A daily hydroxyurea pill may finally bring relief for young children living with the painful and deadly blood disease sickle cell anemia (SCA) in resource-challenged sub-Saharan Africa, where the disease is prevalent and health care availability is sub-optimal.
This is what a large multinational clinical trial called REACH discovered when it tested daily hydroxyurea treatment in 606 children between the ages of 1 and 10 years old. The children took a pill each day for six months, followed by increases in the daily dosages based on their health status and weight. Initial doses varied between 15-20 mg/kg a day.
The treatment improved their health by controlling SCA symptoms and, in an expected finding, giving them some protection from malaria that is also prevalent in the region, according to the study’s lead physicians at Cincinnati Children’s Hospital Medical Center and Centre Hospitalier Monkole in Kinshasa, in the Democratic Republic of the Congo.
Study results are published by The New England Journal of Medicine in conjunction with being presented at the American Society of Hematology’s annual meeting in San Diego.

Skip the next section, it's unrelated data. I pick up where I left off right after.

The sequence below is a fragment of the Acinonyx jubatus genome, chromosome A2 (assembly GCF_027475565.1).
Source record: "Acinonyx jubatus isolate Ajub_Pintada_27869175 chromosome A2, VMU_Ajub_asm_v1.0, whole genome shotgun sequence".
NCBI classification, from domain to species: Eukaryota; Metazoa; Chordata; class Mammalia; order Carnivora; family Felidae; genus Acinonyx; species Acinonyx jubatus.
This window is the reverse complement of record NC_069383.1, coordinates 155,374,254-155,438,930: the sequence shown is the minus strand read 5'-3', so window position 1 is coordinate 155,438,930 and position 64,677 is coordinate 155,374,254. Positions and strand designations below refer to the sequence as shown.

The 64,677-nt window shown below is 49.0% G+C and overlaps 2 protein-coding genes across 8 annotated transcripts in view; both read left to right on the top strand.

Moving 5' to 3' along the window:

The clinical trial determined that hydroxyurea therapy is feasible to use and safe for children in sub-Saharan Africa. Compared to pre-treatment levels, hydroxyurea use was linked to reduced rates of sickle cell pain by an average of 55 percent, infections by 38 percent, malaria by 51 percent, transfusions by 67 percent, and death by 70 percent.
‘Hydroxyurea was safe and offered many benefits to these young patients, including improved anemia, fewer sickle cell pain events, less malaria, and better survival,’ said Russell Ware, MD, PhD, the study’s senior investigator and a physician-scientist at the Cincinnati Children’s Cancer and Blood Diseases Institute.
Also leading the clinical trial was Leon Tshilolo, MD, PhD, at the Centre Hospitalier Monkole. Investigators named the study REACH, an acronym for Realizing Effectiveness Across Continents with Hydroxyurea. According to Tshilolo, the clinical trial lived up to its name.
‘The study shows the importance of research partnerships between the US and Africa to improve clinical care,’ he said. ‘Even in an African setting hydroxyurea is feasible to use, accepted by patients and families, well-tolerated, and safe for children with sickle cell anemia. Almost all of the children had clinical improvements, and the older patients were well enough to attend school.’